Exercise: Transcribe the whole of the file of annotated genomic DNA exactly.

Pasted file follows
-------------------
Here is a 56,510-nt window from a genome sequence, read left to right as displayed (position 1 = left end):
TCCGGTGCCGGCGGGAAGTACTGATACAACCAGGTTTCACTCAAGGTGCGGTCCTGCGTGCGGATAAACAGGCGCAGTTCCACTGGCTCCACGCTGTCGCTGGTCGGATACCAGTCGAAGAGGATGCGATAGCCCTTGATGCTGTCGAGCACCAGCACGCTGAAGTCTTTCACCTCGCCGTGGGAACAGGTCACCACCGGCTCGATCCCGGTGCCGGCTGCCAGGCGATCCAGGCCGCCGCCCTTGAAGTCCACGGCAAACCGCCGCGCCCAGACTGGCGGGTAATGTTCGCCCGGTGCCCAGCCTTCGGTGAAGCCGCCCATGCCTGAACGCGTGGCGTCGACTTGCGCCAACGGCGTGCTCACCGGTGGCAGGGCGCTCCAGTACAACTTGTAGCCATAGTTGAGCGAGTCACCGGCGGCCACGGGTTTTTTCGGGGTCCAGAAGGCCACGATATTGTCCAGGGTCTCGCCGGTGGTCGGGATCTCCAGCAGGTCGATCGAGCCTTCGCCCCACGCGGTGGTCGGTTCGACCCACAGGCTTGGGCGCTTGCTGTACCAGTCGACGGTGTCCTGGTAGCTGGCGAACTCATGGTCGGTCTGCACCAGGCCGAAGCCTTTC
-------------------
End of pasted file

Here is a 56,510-nt window from a genome sequence, read left to right as displayed (position 1 = left end):
TCCGGTGCCGGCGGGAAGTACTGATACAACCAGGTTTCACTCAAGGTGCGGTCCTGCGTGCGGATAAACAGGCGCAGTTCCACTGGCTCCACGCTGTCGCTGGTCGGATACCAGTCGAAGAGGATGCGATAGCCCTTGATGCTGTCGAGCACCAGCACGCTGAAGTCTTTCACCTCGCCGTGGGAACAGGTCACCACCGGCTCGATCCCGGTGCCGGCTGCCAGGCGATCCAGGCCGCCGCCCTTGAAGTCCACGGCAAACCGCCGCGCCCAGACTGGCGGGTAATGTTCGCCCGGTGCCCAGCCTTCGGTGAAGCCGCCCATGCCTGAACGCGTGGCGTCGACTTGCGCCAACGGCGTGCTCACCGGTGGCAGGGCGCTCCAGTACAACTTGTAGCCATAGTTGAGCGAGTCACCGGCGGCCACGGGTTTTTTCGGGGTCCAGAAGGCCACGATATTGTCCAGGGTCTCGCCGGTGGTCGGGATCTCCAGCAGGTCGATCGAGCCTTCGCCCCACGCGGTGGTCGGTTCGACCCACAGGCTTGGGCGCTTGCTGTACCAGTCGACGGTGTCCTGGTAGCTGGCGAACTCATGGTCGGTCTGCACCAGGCCGAAGCCTTTC